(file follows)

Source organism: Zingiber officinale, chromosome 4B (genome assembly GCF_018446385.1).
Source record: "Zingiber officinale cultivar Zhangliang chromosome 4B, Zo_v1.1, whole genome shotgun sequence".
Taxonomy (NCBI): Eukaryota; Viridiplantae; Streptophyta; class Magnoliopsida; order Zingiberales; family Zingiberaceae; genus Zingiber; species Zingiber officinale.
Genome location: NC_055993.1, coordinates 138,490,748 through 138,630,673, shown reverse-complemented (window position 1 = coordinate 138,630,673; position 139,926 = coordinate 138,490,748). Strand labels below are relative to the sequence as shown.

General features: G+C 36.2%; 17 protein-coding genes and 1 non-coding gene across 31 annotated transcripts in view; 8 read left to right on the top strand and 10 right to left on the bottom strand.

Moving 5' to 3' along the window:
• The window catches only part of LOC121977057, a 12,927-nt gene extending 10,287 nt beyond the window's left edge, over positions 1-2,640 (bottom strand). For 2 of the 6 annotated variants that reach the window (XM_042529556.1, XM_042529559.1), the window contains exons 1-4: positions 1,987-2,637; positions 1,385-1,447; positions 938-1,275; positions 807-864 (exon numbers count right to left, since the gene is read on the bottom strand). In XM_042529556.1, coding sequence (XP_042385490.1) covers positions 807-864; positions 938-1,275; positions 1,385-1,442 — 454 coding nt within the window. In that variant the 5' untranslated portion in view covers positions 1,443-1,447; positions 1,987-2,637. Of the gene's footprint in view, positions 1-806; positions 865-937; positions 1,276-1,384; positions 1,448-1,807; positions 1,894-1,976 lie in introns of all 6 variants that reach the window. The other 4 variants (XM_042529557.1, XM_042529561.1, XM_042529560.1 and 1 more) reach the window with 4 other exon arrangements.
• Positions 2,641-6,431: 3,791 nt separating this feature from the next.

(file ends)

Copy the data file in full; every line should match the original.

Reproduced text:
Source organism: Zingiber officinale, chromosome 4B (genome assembly GCF_018446385.1).
Source record: "Zingiber officinale cultivar Zhangliang chromosome 4B, Zo_v1.1, whole genome shotgun sequence".
Taxonomy (NCBI): Eukaryota; Viridiplantae; Streptophyta; class Magnoliopsida; order Zingiberales; family Zingiberaceae; genus Zingiber; species Zingiber officinale.
Genome location: NC_055993.1, coordinates 138,490,748 through 138,630,673, shown reverse-complemented (window position 1 = coordinate 138,630,673; position 139,926 = coordinate 138,490,748). Strand labels below are relative to the sequence as shown.

General features: G+C 36.2%; 17 protein-coding genes and 1 non-coding gene across 31 annotated transcripts in view; 8 read left to right on the top strand and 10 right to left on the bottom strand.

Moving 5' to 3' along the window:
• The window catches only part of LOC121977057, a 12,927-nt gene extending 10,287 nt beyond the window's left edge, over positions 1-2,640 (bottom strand). For 2 of the 6 annotated variants that reach the window (XM_042529556.1, XM_042529559.1), the window contains exons 1-4: positions 1,987-2,637; positions 1,385-1,447; positions 938-1,275; positions 807-864 (exon numbers count right to left, since the gene is read on the bottom strand). In XM_042529556.1, coding sequence (XP_042385490.1) covers positions 807-864; positions 938-1,275; positions 1,385-1,442 — 454 coding nt within the window. In that variant the 5' untranslated portion in view covers positions 1,443-1,447; positions 1,987-2,637. Of the gene's footprint in view, positions 1-806; positions 865-937; positions 1,276-1,384; positions 1,448-1,807; positions 1,894-1,976 lie in introns of all 6 variants that reach the window. The other 4 variants (XM_042529557.1, XM_042529561.1, XM_042529560.1 and 1 more) reach the window with 4 other exon arrangements.
• Positions 2,641-6,431: 3,791 nt separating this feature from the next.